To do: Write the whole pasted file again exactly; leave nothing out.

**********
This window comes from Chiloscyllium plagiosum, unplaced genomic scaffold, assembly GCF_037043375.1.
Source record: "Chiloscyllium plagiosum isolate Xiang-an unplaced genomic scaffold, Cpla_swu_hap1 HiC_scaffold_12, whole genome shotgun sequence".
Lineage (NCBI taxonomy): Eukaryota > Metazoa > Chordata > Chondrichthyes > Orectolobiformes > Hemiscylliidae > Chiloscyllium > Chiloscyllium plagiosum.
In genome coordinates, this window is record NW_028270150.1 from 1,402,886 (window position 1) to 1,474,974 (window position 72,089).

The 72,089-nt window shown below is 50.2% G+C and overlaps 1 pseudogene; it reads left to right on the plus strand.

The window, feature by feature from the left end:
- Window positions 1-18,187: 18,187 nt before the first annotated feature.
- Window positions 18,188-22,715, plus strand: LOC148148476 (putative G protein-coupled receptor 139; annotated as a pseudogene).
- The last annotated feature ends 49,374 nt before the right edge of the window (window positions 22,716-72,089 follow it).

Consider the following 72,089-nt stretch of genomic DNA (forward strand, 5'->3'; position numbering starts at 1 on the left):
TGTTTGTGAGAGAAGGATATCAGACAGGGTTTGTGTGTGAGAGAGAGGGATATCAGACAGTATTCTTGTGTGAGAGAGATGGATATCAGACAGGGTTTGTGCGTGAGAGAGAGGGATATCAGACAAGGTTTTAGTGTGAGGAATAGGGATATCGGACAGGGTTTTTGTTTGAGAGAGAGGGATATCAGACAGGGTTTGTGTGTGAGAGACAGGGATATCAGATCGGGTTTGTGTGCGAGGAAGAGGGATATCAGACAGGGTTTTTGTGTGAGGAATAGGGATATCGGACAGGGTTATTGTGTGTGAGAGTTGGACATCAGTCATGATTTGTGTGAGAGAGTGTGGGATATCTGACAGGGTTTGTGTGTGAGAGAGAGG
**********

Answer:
This window comes from Chiloscyllium plagiosum, unplaced genomic scaffold, assembly GCF_037043375.1.
Source record: "Chiloscyllium plagiosum isolate Xiang-an unplaced genomic scaffold, Cpla_swu_hap1 HiC_scaffold_12, whole genome shotgun sequence".
Lineage (NCBI taxonomy): Eukaryota > Metazoa > Chordata > Chondrichthyes > Orectolobiformes > Hemiscylliidae > Chiloscyllium > Chiloscyllium plagiosum.
In genome coordinates, this window is record NW_028270150.1 from 1,402,886 (window position 1) to 1,474,974 (window position 72,089).

The 72,089-nt window shown below is 50.2% G+C and overlaps 1 pseudogene; it reads left to right on the plus strand.

The window, feature by feature from the left end:
- Window positions 1-18,187: 18,187 nt before the first annotated feature.
- Window positions 18,188-22,715, plus strand: LOC148148476 (putative G protein-coupled receptor 139; annotated as a pseudogene).
- The last annotated feature ends 49,374 nt before the right edge of the window (window positions 22,716-72,089 follow it).

Consider the following 72,089-nt stretch of genomic DNA (forward strand, 5'->3'; position numbering starts at 1 on the left):
TGTTTGTGAGAGAAGGATATCAGACAGGGTTTGTGTGTGAGAGAGAGGGATATCAGACAGTATTCTTGTGTGAGAGAGATGGATATCAGACAGGGTTTGTGCGTGAGAGAGAGGGATATCAGACAAGGTTTTAGTGTGAGGAATAGGGATATCGGACAGGGTTTTTGTTTGAGAGAGAGGGATATCAGACAGGGTTTGTGTGTGAGAGACAGGGATATCAGATCGGGTTTGTGTGCGAGGAAGAGGGATATCAGACAGGGTTTTTGTGTGAGGAATAGGGATATCGGACAGGGTTATTGTGTGTGAGAGTTGGACATCAGTCATGATTTGTGTGAGAGAGTGTGGGATATCTGACAGGGTTTGTGTGTGAGAGAGAGG